Freight rail in South Africa has also been gripped by the same deregulatory narrative which has kept it below its inherent potential, unlike in the pre-70’s era, where it was strongly reinforced as the primary mode for major consignments. Today, the logistics hubs seem to float with gradually improving systems, but far from competitive services and contemporary systems that could outpace road freight transport. Today, freight transport operations seem to be leaning more aggressively toward traditional supply-side economics with respect to limited capacity and investing in a responsiveness to market demand. Freight rail is highly favourable for any freight forwarder, but it is disintegrated from the broad freight mobility network, and facilities—unless if you’ve justified a private siding.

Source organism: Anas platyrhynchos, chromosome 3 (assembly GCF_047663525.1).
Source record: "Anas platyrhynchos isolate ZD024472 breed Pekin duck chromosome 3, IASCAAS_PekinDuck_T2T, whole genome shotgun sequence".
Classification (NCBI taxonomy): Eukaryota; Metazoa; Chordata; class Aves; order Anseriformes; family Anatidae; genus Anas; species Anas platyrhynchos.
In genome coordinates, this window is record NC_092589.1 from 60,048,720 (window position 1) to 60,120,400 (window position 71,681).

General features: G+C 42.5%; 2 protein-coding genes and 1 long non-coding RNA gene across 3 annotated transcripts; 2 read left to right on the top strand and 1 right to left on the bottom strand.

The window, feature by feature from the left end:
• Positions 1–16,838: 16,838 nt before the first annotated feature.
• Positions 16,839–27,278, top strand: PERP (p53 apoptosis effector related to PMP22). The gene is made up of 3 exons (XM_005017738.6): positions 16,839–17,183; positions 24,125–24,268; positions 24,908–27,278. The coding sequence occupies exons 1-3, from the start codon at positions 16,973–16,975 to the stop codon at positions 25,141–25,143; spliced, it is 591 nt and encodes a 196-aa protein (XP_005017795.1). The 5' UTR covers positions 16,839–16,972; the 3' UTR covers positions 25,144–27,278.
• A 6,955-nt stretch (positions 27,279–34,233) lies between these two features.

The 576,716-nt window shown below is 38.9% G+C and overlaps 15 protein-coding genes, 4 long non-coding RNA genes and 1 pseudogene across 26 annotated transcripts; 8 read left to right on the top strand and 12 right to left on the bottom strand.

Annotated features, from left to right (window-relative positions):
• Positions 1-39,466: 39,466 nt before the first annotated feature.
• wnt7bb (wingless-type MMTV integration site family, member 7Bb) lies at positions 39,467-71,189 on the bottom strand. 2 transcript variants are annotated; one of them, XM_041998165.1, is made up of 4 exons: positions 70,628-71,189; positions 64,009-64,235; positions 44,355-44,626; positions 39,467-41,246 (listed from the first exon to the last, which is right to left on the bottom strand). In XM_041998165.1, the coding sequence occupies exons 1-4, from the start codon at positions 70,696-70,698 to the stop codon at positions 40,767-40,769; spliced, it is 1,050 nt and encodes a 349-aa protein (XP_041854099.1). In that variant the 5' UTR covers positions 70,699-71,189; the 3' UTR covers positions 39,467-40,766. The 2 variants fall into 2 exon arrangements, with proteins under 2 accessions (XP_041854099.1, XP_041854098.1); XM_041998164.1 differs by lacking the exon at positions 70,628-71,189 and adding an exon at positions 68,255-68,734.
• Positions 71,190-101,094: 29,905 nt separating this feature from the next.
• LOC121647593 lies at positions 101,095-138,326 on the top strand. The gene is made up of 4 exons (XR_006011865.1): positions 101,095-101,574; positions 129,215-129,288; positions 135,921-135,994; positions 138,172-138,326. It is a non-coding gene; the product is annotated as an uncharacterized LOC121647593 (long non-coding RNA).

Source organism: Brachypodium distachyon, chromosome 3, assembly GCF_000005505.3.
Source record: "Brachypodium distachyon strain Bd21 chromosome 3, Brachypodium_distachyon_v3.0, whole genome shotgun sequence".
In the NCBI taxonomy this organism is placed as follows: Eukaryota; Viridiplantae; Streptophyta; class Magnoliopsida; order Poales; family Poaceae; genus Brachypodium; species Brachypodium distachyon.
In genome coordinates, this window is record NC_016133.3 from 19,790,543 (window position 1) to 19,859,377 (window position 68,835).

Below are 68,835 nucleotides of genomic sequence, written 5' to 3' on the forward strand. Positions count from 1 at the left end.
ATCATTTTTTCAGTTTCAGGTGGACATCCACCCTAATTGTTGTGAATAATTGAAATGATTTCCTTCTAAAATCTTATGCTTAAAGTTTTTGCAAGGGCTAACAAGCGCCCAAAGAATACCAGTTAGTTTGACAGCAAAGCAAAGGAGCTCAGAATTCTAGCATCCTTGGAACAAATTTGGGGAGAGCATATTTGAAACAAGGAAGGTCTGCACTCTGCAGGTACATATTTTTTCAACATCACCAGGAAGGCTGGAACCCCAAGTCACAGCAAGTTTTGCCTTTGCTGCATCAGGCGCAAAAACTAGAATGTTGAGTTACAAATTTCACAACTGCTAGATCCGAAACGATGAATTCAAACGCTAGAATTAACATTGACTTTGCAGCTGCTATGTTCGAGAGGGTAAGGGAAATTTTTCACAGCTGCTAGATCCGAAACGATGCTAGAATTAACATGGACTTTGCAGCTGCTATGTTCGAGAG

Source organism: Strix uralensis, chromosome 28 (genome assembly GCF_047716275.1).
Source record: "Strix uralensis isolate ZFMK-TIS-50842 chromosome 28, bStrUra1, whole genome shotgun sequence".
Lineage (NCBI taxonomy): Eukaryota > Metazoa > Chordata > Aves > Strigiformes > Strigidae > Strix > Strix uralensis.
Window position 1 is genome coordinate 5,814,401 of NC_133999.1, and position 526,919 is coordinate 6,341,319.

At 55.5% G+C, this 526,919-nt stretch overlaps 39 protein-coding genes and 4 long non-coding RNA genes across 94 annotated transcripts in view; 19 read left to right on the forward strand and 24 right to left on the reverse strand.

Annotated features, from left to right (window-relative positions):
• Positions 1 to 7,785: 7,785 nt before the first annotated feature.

Whether it is a passenger train, or a freight train, it remains a fascinating metallic beast alive and robust bearing various types of functions in the minds and hearts of families, industries and policy makers alike. As it transports households between urban and regional destinations, it also offers employment in operations and new industrial capacity to manufacture our own. From a policy making perspective , it is one of those few places in which new ideas on the future of this infrastructure, service and system can be provided for.
Localising the rail transport function could bring pride back
Localising the rail transport function, at least at Provincial level provides much greater room to navigate and respond to pressing rail transport planning, management, operations, safety and enforcement needs. It is a capital systems management problem worth solving in order to fast-track the delivery of services that can be fast-tracked, in addition to increasing the rate at which new ideas can be tested and streamlined.